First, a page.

Either way, I align my views with how I see it in Scripture and what Christ emulated and taught while on earth. Therefore, I really don’t care so much about my own reputation, but more about my standing before God. And ultimately, that’s all that really matters to me.

  • gary davis

    I would pose this question: Why is it an all or nothing discussion? Is it possible to be a person of both good reputation, while at the same time having an identity of strong character?

  • rjs


    I don’t think it should be all or nothing – but the internet does make a difference.

    I would like to know, though, the advice or perspective of pastors here – how would you advice those you know?

  • AHH

    I think a passage from I Peter is relevant to this post:
    If you suffer, it should not be as a murderer or thief or any other kind of criminal, or even as a meddler. However, if you suffer as a Christian, do not be ashamed, but praise God that you bear that name.

    There are lots of ways in which my “reputation” among coworkers, peers, family, neighbors, etc. could suffer because of taking a stand.

    If others think less of me because I follow a God incarnate in the crucified and resurrected Jesus, so be it. Similarly for a reputation that suffers because your Christian ethics make you unwilling to cut corners for employer profit, or unwilling to cheat to win a sports competition, or if your life priorities keep you from working the 80-hour weeks expected to get tenure at some universities. We should not run away from “the foolishness of the Gospel” or its ethical implications to preserve our reputations.

    On the other hand, sometimes our reputations suffer not because of the foolishness of the Gospel but because we are being fools.
    If others think less of you because you claim the Earth is flat (or scientific nonsense of similar caliber that comes from some Christians), or because you gracelessly beat people over the head with your Bible, or because you carry a “God hates fags” sign, then you are not suffering for Christ but rather for your own faults.

    Of course I have described extreme cases, but I think this is a good framework to keep in mind as we consider more difficult cases at the borderline.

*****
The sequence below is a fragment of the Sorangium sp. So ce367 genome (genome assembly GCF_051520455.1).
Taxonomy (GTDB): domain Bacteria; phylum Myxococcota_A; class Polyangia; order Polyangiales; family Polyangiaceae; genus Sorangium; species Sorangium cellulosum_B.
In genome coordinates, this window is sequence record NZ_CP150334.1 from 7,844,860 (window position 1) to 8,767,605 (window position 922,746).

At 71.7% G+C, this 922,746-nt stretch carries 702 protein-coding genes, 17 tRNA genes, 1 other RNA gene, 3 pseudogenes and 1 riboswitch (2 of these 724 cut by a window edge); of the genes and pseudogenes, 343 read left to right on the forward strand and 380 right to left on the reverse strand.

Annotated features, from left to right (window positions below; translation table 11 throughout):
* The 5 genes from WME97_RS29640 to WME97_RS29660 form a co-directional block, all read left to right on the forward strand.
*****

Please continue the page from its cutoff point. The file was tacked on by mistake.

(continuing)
• AHH

    There are also strategic considerations when it comes to speaking up for your Christian convictions and/or preserving reputation. One must choose one’s battles. Barging into a secular situation with “I’m a Christian and you are wrong” as your main message is a good way to have zero influence. But if you can cultivate the respect of others (without serious compromise of your values), then others are more likely to listen on the (perhaps rare) occasions when you do speak up.
    Of course one can use this strategy as an excuse for never speaking up, which I confess would be my tendency.

  • I once worked with a woman who was gay. We were fairly close, but she avaoided talking to me about her relationship (and did not tell me she was gay or tell anyone else either). There came a time she was very sad and I asked her what was wrong to see if I could help and be supportive. She cautiously told me that she was gay and that her long time partner hd broken up with her. My resonse to her was “how could anybody do that? You’re such a great person!” She sat back very surprised and said that it was not the response she expected, followed by the words,”cause you’re a Christian.” Ouch.

    My reputation as a Christian (and that of other Christians) spoke louder than my love for her until that time. A strong lesson for me.

  • boy, do I need to spell check before I post… sorry

  • HAB

    AHH – I think your comments go along with my concerns. I am a young, college student and I am constantly torn between being confident in what I know the Lord has asked me to do and what the role of listening to others advice comes in.

    I know there is wisdom in hearing what others have to say about an issue but I also know there is a place where people will be speaking from opinion and not from wisdom given to them by the Lord.

    What about cases like John the Baptist and Jesus? They were both living out what God desired of them and they looked completely the opposite.

    Where does advice and the voices of others come into play?

    I would love to hear thoughts on this.